Students who don’t develop effective reading strategies slide along a downward spiral – they do less and less reading until they stop trying altogether. Students need to hear, “It’s okay to struggle with challenging words. Some words stump me, too! Let’s figure out how to figure tricky words out!”

On a separate (but somewhat related) note, let’s make it okay to struggle . . . even okay to fail in our struggles . . . because we learn perseverance in the struggle. We also learn how to do things differently and better. What? Sounding the word out didn’t work? That’s okay – that means we try a different strategy!

Here are a few great quotes to hang in the classroom to remind us – and our students – that it’s okay to struggle and fail and learn from what didn’t work and keep trying a new strategy until something does work! The key for students is to keep trying . . . and the key for teachers is to keep giving students a toolbox of strategies to keep trying!

Happy Teaching!

Literary Sherri is Coming Out of the Deep Freeze!

’Tis the season . . . cold and flu season, that is! The holly jolly days are over, the bills have arrived, the temperatures have dropped well below freezing, and all manner of colds, flus, and viruses are making their rounds. January is the month we’d all like to crawl back under warm covers for a long winter’s nap . . . which also makes it the perfect month to pull a great resource out of the deep freeze and add some sizzle to our lessons! 180 Review Games and Brain Breaks can help: 

This is one of those go-to resources when you have 5 minutes to fill or 20 minutes to review! Review academic content, take a quick brain break, get students moving, do a quick informal assessment, and energize your lessons with the games and activities on these 74 task cards!

For example, you could play "Pass the Chicken":
Students stand about an arm’s length apart in a circle, with one person standing in the center.

Give the person in the center a task (each student can receive a new category). Their goal is to respond to the task before the students in the circle pass a rubber chicken (or beach ball, beanbag, or other soft object) around the circle three times.
Repeat until each student has been in the circle.

Name 10 vegetables found in a salad              
Name 10 team sports
Name 10 words containing the word “sun”   
Name 10 countries
Name 10 ice cream flavors                               
Name 10 Greek gods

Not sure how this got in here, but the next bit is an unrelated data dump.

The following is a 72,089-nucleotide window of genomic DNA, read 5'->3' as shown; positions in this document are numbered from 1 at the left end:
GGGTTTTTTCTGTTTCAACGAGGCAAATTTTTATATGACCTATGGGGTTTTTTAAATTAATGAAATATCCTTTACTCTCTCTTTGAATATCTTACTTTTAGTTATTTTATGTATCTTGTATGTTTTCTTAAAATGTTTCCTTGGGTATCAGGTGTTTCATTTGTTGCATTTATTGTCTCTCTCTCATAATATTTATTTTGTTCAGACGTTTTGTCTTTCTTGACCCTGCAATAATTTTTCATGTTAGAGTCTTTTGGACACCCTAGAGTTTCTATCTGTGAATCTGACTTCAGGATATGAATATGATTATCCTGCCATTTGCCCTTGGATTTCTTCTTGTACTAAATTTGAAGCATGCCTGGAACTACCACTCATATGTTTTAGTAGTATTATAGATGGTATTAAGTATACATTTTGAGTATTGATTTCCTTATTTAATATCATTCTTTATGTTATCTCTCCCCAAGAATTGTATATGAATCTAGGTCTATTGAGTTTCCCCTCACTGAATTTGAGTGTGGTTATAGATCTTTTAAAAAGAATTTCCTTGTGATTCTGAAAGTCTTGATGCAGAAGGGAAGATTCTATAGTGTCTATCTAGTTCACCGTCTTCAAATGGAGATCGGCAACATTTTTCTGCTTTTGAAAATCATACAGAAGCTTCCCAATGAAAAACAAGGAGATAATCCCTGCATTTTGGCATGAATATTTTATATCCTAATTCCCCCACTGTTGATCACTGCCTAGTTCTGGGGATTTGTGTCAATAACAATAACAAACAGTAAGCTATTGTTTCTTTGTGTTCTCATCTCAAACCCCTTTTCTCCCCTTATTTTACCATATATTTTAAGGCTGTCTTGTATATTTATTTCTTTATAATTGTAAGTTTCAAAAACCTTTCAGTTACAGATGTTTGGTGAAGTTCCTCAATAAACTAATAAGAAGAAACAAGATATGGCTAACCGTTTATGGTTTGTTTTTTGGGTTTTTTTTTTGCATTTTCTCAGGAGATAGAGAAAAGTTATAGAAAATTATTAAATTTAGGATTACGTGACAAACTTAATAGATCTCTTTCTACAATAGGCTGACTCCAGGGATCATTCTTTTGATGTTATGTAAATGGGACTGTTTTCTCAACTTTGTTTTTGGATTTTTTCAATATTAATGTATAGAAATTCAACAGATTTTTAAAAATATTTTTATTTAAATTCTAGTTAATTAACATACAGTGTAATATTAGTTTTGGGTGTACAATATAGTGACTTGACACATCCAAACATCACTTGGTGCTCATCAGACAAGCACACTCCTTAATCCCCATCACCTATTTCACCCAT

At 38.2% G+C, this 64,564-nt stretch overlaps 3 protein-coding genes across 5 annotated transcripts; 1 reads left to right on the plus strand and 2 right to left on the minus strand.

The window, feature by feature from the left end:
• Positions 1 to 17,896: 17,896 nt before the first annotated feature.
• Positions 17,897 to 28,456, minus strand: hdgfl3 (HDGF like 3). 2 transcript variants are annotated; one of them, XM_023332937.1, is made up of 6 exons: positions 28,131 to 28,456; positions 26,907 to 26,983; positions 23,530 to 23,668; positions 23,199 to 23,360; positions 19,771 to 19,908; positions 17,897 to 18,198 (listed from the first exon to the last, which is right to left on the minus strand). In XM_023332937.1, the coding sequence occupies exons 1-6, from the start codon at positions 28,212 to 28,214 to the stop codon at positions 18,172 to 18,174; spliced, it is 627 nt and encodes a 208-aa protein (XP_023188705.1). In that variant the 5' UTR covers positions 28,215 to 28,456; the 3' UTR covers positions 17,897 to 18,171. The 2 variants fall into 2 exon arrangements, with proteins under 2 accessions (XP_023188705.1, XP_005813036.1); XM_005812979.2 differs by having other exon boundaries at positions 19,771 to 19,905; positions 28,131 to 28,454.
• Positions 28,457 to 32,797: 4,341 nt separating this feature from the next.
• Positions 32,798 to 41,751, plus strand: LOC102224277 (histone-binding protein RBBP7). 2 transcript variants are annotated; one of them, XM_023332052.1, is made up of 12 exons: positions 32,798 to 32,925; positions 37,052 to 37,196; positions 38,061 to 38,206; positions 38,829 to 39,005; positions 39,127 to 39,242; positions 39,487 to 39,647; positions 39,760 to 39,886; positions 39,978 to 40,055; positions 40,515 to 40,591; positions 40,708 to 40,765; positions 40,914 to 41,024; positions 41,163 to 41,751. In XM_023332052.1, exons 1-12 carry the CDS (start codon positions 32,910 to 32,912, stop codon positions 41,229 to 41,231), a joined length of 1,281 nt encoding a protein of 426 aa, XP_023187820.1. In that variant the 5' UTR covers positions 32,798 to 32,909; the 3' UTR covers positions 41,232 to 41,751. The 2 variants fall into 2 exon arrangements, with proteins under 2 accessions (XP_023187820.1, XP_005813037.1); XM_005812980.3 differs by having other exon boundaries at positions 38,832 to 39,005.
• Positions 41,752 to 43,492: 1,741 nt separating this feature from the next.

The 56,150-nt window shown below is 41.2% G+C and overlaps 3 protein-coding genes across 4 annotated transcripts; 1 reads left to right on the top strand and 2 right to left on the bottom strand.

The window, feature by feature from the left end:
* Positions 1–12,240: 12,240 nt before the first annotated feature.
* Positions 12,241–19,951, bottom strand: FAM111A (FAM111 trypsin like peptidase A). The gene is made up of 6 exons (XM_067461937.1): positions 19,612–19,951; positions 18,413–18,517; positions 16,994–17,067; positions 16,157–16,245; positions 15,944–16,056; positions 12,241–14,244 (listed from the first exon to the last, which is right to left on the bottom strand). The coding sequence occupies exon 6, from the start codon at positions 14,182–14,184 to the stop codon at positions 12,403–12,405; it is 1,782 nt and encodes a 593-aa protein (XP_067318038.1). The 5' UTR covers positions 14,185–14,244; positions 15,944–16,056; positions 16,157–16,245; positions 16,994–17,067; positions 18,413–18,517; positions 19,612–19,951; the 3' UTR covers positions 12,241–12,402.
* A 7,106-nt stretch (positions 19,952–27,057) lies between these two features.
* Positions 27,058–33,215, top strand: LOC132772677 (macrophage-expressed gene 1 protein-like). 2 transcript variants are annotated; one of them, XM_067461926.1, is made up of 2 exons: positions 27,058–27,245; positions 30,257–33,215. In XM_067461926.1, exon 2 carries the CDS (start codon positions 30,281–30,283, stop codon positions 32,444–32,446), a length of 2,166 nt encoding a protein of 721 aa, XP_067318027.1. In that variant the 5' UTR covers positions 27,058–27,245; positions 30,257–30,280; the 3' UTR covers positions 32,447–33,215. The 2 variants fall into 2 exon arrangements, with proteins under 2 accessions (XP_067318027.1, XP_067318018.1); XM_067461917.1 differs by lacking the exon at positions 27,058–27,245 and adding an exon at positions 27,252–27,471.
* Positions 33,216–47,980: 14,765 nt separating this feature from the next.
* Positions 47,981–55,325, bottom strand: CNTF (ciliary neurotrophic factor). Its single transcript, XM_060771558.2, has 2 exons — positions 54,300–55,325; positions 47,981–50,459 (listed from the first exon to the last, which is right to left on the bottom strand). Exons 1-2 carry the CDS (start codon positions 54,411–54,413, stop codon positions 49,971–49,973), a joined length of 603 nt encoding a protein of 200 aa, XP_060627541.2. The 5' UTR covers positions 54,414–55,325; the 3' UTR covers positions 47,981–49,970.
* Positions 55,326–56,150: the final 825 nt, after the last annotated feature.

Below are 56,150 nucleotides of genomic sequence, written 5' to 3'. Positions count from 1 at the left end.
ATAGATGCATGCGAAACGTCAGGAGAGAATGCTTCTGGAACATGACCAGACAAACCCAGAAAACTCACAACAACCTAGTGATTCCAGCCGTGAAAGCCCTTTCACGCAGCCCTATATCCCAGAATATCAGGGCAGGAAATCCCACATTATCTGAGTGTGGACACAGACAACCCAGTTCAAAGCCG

Name 10 nouns
Name 10 multiples of 8

Over 100 variations gives you more than 180 games . . . plenty of games and activities to add some sizzle in January and every other day of the school year!

Thanks to ELA Buffet and Desktop Learning Adventures for hosting this Secondary Smorgasbord! Look below for other fabulous resources that secondary sellers are bringing out of the deep freeze!

Writing Prompts: 15 Super Reasons Every Teacher Should Be Using This Super-Strategy!

I start every ELA class with a short writing prompt that students complete for bell work while I care for housekeeping items, such attendance, lunch orders, checking homework, skimming notes from parents, etc. (I have a few minutes to check in with students while they are actively engaged in a productive learning activity. It's a win-win!)

In my class, we call this a Quick Write. Quick Writes are a super-strategy used to develop writing fluency, build the habit of reflection into learning, and informally assess student thinking! Here's a few other reasons Quick Writes should be used in every class every day (a literacy teacher's dream!):

Quick Writes:
-Help students become fluent, organized, confident, skilled  thinkers and writers!
-Activate prior knowledge
-Help students make personal connections
-Promote reflection
-Foster critical thinking
-Prepare students for discussion
-Increase background knowledge and broaden worldview (when shared)
-Reinforce vocabulary and language development
-Informally assess student knowledge about a given topic
-Increase engagement in Think-Pair-Share activities
-Help students brainstorm their thoughts
-I frequently tell my students that the most important ideas are often the most difficult to articulate. I Especially love Quick -Writes because they help students learn to articulate their thoughts in a safe environment, knowing the content of their writing is not going to be criticized! (See why I call this a Super-Strategy?!?)

Here's how I use Quick Writes:
  • When students enter my classroom, the Writing Task Card of the day is displayed on a Whiteboard. Students go directly to their seats, open their writing journals, choose one of the prompts, and start writing. (I always have instrumental music playing in the background. The students think I'm just plain awesome -- or plain corny, depending on the music genre of the day -- they don't realize I'm just using the music to help them focus and concentrate!)
  • I provide two to three prompts each day so students always have a choice, which is developmentally appropriate for tweens and teens and results in more pencils-to-the-paper and less "I can't think of anything to write!"
  • Sometimes my students beg me to let them write about the other prompt, too, and inside my heart is doing flip-flops because real live students are actually begging to write! (This is the stuff this ELA teacher's dreams are made of!)